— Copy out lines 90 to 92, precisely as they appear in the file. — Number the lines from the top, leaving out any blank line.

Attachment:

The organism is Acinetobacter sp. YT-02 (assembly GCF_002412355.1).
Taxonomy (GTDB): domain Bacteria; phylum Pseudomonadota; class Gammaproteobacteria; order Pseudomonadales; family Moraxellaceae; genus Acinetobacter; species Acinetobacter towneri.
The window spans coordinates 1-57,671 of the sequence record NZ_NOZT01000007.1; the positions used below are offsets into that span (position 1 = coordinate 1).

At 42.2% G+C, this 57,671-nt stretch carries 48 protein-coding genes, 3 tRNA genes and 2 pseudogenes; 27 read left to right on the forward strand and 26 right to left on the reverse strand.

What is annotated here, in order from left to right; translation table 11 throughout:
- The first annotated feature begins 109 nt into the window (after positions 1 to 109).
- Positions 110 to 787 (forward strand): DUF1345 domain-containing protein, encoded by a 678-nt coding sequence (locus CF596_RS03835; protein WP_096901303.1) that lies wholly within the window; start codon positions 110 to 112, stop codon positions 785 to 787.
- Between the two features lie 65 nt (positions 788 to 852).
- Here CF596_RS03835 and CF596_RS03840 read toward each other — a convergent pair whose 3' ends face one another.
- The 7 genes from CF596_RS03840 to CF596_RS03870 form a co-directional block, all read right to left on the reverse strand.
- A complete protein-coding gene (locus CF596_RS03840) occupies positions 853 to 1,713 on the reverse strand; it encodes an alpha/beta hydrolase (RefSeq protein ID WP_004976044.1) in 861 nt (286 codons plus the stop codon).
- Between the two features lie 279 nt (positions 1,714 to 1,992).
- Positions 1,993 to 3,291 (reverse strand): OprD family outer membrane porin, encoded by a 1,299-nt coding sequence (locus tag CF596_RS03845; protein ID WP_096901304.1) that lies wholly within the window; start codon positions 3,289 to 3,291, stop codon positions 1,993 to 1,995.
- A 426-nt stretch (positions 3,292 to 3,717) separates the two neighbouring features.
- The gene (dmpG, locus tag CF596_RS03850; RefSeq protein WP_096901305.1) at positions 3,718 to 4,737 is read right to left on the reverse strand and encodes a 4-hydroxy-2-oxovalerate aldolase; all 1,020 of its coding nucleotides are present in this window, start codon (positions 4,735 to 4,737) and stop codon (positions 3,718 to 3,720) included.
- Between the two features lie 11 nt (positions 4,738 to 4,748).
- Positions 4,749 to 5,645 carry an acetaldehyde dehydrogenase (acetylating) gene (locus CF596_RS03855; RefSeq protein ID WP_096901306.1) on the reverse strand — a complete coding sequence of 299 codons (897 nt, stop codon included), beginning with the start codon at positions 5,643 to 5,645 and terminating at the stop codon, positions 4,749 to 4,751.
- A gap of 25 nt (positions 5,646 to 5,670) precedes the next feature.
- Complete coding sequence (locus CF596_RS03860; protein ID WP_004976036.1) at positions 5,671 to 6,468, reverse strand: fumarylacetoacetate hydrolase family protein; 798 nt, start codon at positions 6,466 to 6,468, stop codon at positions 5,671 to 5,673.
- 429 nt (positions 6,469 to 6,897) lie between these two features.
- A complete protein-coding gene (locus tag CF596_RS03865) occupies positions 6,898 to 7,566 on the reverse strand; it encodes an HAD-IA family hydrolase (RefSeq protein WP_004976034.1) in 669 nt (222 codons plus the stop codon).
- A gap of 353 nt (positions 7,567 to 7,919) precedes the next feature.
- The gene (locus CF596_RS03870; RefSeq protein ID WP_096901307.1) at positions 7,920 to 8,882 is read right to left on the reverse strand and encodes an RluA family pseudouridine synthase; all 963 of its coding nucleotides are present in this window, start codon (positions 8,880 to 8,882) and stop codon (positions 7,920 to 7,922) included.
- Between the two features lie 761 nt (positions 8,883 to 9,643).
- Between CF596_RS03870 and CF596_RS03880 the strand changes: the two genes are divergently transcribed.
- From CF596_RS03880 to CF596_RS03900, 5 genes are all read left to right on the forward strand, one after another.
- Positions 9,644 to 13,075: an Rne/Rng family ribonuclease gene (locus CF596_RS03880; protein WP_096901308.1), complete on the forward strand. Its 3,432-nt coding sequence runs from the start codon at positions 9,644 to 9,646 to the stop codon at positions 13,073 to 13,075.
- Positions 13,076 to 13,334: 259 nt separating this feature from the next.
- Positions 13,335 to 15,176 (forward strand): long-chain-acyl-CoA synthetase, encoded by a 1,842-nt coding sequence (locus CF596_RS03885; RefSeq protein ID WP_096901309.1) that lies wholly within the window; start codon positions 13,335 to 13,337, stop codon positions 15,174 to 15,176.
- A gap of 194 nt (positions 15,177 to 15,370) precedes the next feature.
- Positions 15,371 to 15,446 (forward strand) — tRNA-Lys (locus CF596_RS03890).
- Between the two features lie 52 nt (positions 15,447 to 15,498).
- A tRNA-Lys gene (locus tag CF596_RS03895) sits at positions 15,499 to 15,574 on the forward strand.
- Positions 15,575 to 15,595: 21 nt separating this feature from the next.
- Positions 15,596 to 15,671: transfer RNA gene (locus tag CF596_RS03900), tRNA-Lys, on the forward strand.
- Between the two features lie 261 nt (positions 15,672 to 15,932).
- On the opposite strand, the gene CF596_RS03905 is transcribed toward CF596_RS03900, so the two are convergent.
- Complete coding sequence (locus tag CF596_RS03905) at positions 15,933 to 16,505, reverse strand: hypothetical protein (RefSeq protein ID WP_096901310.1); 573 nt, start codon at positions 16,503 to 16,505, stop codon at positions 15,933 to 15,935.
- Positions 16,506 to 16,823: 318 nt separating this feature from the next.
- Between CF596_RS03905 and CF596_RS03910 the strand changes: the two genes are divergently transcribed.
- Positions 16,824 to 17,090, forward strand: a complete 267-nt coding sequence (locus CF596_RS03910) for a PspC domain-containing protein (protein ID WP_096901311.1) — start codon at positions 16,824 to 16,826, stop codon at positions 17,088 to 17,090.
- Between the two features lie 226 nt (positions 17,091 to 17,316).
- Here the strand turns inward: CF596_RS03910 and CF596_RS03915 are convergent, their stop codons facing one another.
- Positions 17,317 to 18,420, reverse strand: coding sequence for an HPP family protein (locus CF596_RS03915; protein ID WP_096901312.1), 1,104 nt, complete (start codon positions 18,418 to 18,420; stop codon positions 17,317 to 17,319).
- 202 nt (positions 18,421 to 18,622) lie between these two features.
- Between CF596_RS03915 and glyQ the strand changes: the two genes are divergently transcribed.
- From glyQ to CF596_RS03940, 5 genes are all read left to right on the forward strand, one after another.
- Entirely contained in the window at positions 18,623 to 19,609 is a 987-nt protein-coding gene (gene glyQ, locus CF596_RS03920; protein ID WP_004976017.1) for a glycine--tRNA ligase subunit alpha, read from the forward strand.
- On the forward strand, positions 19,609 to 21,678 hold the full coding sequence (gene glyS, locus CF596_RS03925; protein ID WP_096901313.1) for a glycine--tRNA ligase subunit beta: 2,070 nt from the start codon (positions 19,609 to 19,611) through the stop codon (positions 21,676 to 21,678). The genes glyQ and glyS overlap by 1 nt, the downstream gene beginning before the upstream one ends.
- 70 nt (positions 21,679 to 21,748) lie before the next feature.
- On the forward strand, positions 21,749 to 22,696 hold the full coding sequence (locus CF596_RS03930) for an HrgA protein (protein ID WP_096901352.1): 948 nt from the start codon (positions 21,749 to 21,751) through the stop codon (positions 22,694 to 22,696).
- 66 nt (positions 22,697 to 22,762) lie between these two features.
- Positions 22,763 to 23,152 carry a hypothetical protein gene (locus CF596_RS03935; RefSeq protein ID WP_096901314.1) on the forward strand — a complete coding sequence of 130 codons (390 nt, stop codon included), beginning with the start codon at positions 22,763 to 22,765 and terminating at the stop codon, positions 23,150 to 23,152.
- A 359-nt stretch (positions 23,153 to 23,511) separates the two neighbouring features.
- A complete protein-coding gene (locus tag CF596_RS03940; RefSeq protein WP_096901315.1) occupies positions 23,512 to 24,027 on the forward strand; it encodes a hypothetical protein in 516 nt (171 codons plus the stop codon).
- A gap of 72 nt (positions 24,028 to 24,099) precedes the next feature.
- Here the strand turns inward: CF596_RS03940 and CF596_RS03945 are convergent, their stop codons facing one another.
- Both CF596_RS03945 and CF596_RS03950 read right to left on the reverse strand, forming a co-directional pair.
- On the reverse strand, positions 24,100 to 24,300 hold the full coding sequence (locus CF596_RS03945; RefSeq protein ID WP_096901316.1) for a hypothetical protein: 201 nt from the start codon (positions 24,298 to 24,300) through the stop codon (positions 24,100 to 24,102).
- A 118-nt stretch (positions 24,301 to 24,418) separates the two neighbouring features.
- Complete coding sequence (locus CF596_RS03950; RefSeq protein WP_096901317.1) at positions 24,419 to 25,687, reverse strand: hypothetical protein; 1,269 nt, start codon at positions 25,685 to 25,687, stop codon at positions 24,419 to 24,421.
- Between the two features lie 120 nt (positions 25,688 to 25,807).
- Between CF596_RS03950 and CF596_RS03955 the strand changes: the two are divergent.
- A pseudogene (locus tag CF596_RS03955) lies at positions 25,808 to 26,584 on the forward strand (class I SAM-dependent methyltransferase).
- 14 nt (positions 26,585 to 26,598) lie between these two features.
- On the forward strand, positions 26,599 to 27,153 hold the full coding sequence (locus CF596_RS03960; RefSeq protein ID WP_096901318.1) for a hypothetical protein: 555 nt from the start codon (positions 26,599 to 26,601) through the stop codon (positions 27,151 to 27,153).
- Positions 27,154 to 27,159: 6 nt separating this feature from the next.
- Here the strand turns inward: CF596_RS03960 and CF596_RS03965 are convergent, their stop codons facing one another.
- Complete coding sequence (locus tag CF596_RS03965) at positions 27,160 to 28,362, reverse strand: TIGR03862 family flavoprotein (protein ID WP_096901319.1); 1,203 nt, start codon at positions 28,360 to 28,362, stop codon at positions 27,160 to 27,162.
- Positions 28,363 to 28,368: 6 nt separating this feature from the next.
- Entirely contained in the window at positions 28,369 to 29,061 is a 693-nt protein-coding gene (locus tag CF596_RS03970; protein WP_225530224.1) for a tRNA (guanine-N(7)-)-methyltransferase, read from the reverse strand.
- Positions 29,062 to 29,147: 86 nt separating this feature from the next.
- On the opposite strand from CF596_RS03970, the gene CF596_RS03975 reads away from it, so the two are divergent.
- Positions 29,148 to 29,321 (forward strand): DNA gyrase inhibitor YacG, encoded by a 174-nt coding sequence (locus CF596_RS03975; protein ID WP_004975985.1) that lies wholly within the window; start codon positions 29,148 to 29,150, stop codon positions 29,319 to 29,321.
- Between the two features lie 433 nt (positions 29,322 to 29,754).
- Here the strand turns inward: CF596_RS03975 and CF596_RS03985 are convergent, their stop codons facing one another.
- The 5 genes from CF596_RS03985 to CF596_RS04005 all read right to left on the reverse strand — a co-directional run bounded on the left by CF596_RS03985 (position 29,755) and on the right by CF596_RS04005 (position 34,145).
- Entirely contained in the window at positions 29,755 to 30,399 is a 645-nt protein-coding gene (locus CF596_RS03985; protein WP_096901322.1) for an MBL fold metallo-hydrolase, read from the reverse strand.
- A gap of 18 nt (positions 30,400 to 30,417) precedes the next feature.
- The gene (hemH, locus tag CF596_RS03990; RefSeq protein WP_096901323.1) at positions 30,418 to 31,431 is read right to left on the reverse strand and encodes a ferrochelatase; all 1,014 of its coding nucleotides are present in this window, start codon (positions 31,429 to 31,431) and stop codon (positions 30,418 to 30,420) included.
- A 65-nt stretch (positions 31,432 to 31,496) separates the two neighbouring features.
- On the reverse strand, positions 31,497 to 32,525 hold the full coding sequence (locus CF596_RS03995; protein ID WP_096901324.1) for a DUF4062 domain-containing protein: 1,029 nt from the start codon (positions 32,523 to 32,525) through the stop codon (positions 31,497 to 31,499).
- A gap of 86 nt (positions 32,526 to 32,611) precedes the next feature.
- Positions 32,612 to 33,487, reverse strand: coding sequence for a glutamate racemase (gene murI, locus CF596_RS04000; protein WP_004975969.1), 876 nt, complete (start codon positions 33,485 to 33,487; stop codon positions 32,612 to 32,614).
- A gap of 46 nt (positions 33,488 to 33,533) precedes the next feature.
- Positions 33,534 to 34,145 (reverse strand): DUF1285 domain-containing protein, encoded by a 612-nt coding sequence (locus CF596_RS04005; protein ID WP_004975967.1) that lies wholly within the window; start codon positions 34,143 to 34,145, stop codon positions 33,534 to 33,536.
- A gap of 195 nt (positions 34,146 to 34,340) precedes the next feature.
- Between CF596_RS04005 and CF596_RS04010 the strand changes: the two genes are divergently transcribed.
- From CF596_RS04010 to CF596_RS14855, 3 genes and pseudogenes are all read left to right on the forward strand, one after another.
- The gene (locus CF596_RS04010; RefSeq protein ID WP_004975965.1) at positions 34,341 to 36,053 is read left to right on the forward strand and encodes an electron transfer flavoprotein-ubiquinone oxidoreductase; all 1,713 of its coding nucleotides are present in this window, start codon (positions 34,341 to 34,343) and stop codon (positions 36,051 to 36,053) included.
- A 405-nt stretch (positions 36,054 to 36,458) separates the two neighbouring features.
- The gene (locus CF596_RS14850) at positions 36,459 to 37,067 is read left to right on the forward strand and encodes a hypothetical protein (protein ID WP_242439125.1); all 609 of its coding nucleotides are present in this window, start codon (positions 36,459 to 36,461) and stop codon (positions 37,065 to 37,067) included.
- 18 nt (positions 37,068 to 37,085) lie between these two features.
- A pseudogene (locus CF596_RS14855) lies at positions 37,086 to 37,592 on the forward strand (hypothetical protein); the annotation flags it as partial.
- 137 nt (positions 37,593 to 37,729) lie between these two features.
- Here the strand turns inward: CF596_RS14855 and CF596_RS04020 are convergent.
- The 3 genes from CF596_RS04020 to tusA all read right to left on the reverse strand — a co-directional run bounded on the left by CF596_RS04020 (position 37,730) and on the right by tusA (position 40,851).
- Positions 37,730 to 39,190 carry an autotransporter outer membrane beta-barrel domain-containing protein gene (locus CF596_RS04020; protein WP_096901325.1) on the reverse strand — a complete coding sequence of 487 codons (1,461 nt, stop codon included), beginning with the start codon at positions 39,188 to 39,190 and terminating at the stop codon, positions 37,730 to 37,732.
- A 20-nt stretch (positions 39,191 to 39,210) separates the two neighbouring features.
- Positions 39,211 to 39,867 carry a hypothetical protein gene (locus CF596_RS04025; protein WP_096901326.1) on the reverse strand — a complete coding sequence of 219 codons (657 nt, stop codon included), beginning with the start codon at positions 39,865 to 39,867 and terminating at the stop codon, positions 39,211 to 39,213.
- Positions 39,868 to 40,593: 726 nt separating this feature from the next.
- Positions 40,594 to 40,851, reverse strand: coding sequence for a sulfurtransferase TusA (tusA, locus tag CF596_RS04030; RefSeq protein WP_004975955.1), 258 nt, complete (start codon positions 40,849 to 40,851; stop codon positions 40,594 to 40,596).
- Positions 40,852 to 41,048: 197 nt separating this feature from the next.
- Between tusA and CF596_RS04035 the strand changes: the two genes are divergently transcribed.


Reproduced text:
- The gene (locus CF596_RS04010; RefSeq protein ID WP_004975965.1) at positions 34,341 to 36,053 is read left to right on the forward strand and encodes an electron transfer flavoprotein-ubiquinone oxidoreductase; all 1,713 of its coding nucleotides are present in this window, start codon (positions 34,341 to 34,343) and stop codon (positions 36,051 to 36,053) included.
- A 405-nt stretch (positions 36,054 to 36,458) separates the two neighbouring features.
- The gene (locus CF596_RS14850) at positions 36,459 to 37,067 is read left to right on the forward strand and encodes a hypothetical protein (protein ID WP_242439125.1); all 609 of its coding nucleotides are present in this window, start codon (positions 36,459 to 36,461) and stop codon (positions 37,065 to 37,067) included.